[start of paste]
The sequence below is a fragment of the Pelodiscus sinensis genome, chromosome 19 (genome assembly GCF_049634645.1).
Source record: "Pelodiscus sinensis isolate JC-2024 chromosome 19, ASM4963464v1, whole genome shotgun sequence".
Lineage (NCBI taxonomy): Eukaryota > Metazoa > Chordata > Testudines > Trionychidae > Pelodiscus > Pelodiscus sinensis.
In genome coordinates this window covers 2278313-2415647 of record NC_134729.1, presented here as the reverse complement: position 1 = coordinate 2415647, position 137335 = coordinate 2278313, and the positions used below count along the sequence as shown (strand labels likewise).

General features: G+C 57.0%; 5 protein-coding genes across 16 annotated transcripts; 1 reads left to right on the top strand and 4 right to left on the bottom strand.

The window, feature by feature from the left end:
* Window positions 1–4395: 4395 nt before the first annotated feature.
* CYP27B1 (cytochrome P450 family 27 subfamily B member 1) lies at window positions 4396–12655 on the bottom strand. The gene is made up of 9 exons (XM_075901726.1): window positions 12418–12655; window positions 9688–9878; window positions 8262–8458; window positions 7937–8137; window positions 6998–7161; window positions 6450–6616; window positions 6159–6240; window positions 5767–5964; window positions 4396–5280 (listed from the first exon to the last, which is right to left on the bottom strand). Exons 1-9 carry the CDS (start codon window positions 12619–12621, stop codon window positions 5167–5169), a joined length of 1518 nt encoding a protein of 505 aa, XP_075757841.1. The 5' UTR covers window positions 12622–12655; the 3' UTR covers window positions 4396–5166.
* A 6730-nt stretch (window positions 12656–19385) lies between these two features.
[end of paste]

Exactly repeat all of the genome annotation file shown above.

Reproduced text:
The sequence below is a fragment of the Pelodiscus sinensis genome, chromosome 19 (genome assembly GCF_049634645.1).
Source record: "Pelodiscus sinensis isolate JC-2024 chromosome 19, ASM4963464v1, whole genome shotgun sequence".
Lineage (NCBI taxonomy): Eukaryota > Metazoa > Chordata > Testudines > Trionychidae > Pelodiscus > Pelodiscus sinensis.
In genome coordinates this window covers 2278313-2415647 of record NC_134729.1, presented here as the reverse complement: position 1 = coordinate 2415647, position 137335 = coordinate 2278313, and the positions used below count along the sequence as shown (strand labels likewise).

General features: G+C 57.0%; 5 protein-coding genes across 16 annotated transcripts; 1 reads left to right on the top strand and 4 right to left on the bottom strand.

The window, feature by feature from the left end:
* Window positions 1–4395: 4395 nt before the first annotated feature.
* CYP27B1 (cytochrome P450 family 27 subfamily B member 1) lies at window positions 4396–12655 on the bottom strand. The gene is made up of 9 exons (XM_075901726.1): window positions 12418–12655; window positions 9688–9878; window positions 8262–8458; window positions 7937–8137; window positions 6998–7161; window positions 6450–6616; window positions 6159–6240; window positions 5767–5964; window positions 4396–5280 (listed from the first exon to the last, which is right to left on the bottom strand). Exons 1-9 carry the CDS (start codon window positions 12619–12621, stop codon window positions 5167–5169), a joined length of 1518 nt encoding a protein of 505 aa, XP_075757841.1. The 5' UTR covers window positions 12622–12655; the 3' UTR covers window positions 4396–5166.
* A 6730-nt stretch (window positions 12656–19385) lies between these two features.